His daughters spoke of how what their dad taught them about loving is now being passed down to their own young children. And how important the gifts of time and understanding are to give to their kids.

What would your kids say about you?

Thursday, June 8, 2017

Dealing With Teen Amnesia

"What, it wasn't me!" "It isn't mine!" "I don't know how it could have gotten there!"Famous last words of teens. A great way for teens to avoid taking responsibility, and a sure fire way to frustrate parents to the point of apoplexy!

The truth is your teen absolutely does not care that their shoes are strewn all around the house...except when they can't find them, then of course it becomes your fault: "Where are my shoes? What did you do with them," they scream at their loudest decibel. Because of course, it is one minute before their ride is coming to get them, and they did not think about these shoes, jacket, etc until just that minute, and now that they are missing they obviously can't blame themselves, so you're up!

My best advice, don't bite!!! There is nothing you need to say, nothing you need to do, it is not your job to keep track of their things. Sometime, they will figure it out, but your lecture of "if you only put your things in their rightful place this would not happen every single god damn day!!"will definitely not change their behavior. Either they'll figure it out themselves or they won't. And eventually they will move out, and you will never have to deal with it again. Make yourself unavailable for the search and rescue. And when their crap is in your way, have a basket for each of your teens in which any stray item that is making you crazy gets thrown. Think of it as your family's lost and found. If they can't find something, they can always take a gander at the lost and found and see what's there. It will be like Christmas every day!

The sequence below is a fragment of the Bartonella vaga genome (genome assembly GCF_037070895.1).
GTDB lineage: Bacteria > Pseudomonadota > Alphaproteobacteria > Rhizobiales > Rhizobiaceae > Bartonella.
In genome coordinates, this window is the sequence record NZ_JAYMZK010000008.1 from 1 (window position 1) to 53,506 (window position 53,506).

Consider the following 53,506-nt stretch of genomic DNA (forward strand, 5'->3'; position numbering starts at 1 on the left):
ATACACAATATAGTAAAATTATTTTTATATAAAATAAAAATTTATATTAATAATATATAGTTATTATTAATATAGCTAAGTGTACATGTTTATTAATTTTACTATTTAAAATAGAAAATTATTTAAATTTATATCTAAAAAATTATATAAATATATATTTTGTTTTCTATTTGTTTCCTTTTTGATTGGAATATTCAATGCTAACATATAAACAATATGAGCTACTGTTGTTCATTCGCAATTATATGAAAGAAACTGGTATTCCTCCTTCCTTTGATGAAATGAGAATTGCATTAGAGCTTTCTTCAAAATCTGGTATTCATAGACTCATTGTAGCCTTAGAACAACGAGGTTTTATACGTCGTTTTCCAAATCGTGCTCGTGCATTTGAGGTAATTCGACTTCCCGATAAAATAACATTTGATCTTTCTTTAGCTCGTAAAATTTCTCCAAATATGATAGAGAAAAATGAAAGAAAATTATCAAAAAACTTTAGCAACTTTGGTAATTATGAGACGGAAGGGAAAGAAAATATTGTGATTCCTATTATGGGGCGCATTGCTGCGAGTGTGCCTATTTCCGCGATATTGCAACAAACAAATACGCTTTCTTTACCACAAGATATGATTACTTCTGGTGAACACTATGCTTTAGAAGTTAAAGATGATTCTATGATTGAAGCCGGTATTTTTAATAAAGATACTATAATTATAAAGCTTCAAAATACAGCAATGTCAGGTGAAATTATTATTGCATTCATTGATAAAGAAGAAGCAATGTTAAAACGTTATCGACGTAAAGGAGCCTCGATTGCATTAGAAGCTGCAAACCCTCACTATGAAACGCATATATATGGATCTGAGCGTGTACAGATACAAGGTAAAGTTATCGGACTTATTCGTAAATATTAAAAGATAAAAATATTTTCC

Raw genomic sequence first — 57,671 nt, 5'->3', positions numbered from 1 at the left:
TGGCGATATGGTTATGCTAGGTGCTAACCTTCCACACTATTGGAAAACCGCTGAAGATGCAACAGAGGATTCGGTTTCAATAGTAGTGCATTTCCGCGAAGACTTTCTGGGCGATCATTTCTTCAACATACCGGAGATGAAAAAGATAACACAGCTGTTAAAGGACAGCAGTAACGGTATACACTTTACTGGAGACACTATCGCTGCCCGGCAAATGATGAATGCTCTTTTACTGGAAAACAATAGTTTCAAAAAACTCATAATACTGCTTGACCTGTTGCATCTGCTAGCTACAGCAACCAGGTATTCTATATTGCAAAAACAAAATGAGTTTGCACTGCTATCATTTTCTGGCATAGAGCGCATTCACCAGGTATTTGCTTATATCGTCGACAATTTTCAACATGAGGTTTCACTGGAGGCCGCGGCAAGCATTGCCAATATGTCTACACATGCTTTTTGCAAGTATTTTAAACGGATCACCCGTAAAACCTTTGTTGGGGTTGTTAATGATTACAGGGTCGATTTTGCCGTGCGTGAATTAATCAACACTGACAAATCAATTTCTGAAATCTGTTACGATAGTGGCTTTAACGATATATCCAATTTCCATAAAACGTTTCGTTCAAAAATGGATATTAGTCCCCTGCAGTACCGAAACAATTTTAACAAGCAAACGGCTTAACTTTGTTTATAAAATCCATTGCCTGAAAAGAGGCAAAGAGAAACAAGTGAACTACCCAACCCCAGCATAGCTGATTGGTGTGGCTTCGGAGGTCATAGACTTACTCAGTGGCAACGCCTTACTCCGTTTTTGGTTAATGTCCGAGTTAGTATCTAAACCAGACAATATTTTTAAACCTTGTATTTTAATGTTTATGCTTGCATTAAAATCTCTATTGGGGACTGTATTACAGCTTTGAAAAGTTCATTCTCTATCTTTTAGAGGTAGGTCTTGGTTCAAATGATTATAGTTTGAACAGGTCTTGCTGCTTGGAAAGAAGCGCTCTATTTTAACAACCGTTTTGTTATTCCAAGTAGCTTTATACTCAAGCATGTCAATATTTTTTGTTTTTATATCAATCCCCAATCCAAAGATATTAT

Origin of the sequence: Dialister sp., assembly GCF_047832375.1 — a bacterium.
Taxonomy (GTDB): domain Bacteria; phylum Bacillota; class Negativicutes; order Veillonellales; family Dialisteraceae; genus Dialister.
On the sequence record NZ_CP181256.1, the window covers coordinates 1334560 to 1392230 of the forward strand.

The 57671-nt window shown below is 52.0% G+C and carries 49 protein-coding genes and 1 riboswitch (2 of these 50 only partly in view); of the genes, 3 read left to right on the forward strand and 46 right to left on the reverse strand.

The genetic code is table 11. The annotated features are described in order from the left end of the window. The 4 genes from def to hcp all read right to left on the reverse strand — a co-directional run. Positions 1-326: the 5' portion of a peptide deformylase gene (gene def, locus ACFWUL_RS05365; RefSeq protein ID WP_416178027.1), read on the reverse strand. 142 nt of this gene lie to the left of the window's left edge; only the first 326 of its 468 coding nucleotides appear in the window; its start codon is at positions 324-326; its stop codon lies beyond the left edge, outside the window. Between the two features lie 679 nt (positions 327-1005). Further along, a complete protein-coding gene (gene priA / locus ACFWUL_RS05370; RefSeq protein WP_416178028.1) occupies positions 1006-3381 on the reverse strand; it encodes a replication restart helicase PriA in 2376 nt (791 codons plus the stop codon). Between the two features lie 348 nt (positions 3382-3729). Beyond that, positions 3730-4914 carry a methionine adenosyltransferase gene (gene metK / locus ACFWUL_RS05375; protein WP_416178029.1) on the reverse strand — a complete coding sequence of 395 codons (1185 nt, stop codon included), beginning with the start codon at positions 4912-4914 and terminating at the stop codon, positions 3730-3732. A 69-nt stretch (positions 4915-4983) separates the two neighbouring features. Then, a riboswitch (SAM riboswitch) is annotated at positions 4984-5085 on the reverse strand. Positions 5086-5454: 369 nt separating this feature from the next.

I will be available over the summer for parent coaching, Ask The Expert Parties, and seminars!
joani@joanigeltman.com 781-910-1770

Tuesday, June 6, 2017

The Real Truth of What It Feels Like To Be A 7th Grade Girl